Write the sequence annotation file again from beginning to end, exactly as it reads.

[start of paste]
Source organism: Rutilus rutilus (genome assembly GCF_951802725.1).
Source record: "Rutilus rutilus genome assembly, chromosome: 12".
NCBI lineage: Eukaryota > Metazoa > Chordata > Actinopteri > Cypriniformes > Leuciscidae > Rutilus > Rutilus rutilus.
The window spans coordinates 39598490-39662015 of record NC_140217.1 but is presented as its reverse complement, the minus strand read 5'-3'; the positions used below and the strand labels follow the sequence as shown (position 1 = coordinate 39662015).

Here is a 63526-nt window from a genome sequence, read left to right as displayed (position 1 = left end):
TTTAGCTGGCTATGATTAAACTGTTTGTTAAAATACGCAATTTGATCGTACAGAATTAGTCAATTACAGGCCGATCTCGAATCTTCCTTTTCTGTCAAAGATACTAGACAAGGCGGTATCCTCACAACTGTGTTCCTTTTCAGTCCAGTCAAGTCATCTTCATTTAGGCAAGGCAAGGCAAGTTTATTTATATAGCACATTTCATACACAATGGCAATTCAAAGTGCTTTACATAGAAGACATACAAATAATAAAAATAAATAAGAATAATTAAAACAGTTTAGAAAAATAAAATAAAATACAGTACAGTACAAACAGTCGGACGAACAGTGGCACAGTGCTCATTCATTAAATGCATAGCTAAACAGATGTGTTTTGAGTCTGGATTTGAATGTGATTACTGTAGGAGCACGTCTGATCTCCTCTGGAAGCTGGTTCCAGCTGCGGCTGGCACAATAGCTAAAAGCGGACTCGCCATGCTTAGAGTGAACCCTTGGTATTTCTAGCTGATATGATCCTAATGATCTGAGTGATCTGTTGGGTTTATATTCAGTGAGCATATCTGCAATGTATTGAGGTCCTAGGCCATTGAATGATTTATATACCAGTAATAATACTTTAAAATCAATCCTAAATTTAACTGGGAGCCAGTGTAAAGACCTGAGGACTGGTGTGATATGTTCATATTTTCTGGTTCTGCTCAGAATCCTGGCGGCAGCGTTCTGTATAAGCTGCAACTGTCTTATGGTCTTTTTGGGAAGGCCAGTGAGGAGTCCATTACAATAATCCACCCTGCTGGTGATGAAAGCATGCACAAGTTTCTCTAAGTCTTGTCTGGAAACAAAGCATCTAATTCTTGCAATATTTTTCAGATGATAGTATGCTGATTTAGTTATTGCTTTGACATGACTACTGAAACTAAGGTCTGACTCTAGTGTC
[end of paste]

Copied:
Source organism: Rutilus rutilus (genome assembly GCF_951802725.1).
Source record: "Rutilus rutilus genome assembly, chromosome: 12".
NCBI lineage: Eukaryota > Metazoa > Chordata > Actinopteri > Cypriniformes > Leuciscidae > Rutilus > Rutilus rutilus.
The window spans coordinates 39598490-39662015 of record NC_140217.1 but is presented as its reverse complement, the minus strand read 5'-3'; the positions used below and the strand labels follow the sequence as shown (position 1 = coordinate 39662015).

Here is a 63526-nt window from a genome sequence, read left to right as displayed (position 1 = left end):
TTTAGCTGGCTATGATTAAACTGTTTGTTAAAATACGCAATTTGATCGTACAGAATTAGTCAATTACAGGCCGATCTCGAATCTTCCTTTTCTGTCAAAGATACTAGACAAGGCGGTATCCTCACAACTGTGTTCCTTTTCAGTCCAGTCAAGTCATCTTCATTTAGGCAAGGCAAGGCAAGTTTATTTATATAGCACATTTCATACACAATGGCAATTCAAAGTGCTTTACATAGAAGACATACAAATAATAAAAATAAATAAGAATAATTAAAACAGTTTAGAAAAATAAAATAAAATACAGTACAGTACAAACAGTCGGACGAACAGTGGCACAGTGCTCATTCATTAAATGCATAGCTAAACAGATGTGTTTTGAGTCTGGATTTGAATGTGATTACTGTAGGAGCACGTCTGATCTCCTCTGGAAGCTGGTTCCAGCTGCGGCTGGCACAATAGCTAAAAGCGGACTCGCCATGCTTAGAGTGAACCCTTGGTATTTCTAGCTGATATGATCCTAATGATCTGAGTGATCTGTTGGGTTTATATTCAGTGAGCATATCTGCAATGTATTGAGGTCCTAGGCCATTGAATGATTTATATACCAGTAATAATACTTTAAAATCAATCCTAAATTTAACTGGGAGCCAGTGTAAAGACCTGAGGACTGGTGTGATATGTTCATATTTTCTGGTTCTGCTCAGAATCCTGGCGGCAGCGTTCTGTATAAGCTGCAACTGTCTTATGGTCTTTTTGGGAAGGCCAGTGAGGAGTCCATTACAATAATCCACCCTGCTGGTGATGAAAGCATGCACAAGTTTCTCTAAGTCTTGTCTGGAAACAAAGCATCTAATTCTTGCAATATTTTTCAGATGATAGTATGCTGATTTAGTTATTGCTTTGACATGACTACTGAAACTAAGGTCTGACTCTAGTGTC